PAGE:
Sheila Fitzpatrick

It’s almost time to celebrate the centenary of the Russian Revolution, but there are few real celebrants left, in Russia at least. For most Russians, Stalin the nation-builder is part of the usable past, but Lenin cuts less ice, and the Bolshevik Revolution is an outright embarrassment. No doubt it won’t be possible to ignore the centenary altogether, as Putin might like. A few years ago he declared that 1917 remembrance should take the form of ‘deep, objective, professional evaluation’, noting that at the same time the event might be downgraded from a ‘revolution’ to a more pedestrian ‘overturn’ (perevorot). In Ukraine, Poroshenko thinks the occasion should be marked, but only for the ‘grim lesson’ to be learned from it.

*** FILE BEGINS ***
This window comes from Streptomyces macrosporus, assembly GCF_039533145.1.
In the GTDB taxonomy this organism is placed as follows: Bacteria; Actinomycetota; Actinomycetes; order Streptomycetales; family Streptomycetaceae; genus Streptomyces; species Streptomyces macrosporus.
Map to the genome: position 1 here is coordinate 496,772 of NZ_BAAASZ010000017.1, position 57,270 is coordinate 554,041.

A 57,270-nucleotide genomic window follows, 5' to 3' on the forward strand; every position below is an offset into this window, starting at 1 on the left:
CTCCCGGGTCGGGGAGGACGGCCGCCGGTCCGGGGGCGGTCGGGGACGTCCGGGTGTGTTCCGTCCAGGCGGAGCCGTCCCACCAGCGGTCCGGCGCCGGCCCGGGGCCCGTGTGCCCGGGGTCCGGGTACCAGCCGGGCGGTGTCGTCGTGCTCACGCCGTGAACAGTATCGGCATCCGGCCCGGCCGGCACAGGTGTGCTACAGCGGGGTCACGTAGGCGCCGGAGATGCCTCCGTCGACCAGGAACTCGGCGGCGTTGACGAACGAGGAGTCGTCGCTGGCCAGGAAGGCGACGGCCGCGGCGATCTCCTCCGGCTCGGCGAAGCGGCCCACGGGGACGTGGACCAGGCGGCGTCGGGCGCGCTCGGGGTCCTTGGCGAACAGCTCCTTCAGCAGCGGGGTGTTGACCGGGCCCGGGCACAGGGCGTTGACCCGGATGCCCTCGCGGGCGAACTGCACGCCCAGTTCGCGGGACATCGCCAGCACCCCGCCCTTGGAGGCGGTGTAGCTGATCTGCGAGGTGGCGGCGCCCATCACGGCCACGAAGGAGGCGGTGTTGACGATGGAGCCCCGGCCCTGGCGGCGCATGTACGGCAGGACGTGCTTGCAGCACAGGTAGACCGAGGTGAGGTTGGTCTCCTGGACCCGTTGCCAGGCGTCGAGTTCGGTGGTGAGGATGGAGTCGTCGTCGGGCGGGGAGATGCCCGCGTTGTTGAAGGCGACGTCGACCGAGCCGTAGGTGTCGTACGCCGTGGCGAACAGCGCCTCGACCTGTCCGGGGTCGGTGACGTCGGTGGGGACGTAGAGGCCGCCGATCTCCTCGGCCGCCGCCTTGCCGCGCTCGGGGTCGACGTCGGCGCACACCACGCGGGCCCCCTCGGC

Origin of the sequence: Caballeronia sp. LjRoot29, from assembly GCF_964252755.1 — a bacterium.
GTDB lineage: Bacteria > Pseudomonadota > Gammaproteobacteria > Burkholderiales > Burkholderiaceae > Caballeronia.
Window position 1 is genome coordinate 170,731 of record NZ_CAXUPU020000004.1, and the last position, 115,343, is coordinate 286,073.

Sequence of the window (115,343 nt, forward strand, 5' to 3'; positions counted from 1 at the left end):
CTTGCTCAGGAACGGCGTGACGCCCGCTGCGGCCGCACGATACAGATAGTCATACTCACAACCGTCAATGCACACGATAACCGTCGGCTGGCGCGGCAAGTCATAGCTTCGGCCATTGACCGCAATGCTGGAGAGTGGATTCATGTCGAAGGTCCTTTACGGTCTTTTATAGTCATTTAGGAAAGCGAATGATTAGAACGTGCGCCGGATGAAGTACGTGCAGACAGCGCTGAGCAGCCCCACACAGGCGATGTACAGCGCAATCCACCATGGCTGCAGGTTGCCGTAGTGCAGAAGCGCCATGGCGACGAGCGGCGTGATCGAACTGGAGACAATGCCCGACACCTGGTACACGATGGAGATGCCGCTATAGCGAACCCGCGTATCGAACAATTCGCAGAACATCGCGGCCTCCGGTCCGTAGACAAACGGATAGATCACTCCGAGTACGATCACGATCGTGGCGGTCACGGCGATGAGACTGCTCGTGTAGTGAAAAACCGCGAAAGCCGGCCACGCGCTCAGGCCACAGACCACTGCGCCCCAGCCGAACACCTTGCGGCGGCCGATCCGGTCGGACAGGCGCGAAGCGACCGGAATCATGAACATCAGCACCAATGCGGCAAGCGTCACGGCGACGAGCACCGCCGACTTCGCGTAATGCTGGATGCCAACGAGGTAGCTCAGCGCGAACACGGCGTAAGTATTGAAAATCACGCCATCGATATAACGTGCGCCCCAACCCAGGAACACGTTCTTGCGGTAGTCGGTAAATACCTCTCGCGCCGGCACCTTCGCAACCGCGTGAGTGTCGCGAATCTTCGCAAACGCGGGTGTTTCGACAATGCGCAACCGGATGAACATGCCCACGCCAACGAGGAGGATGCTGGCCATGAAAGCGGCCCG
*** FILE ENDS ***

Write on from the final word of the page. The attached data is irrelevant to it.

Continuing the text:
The full text of this diary is only available to subscribers of the London Review of Books.

You are not logged in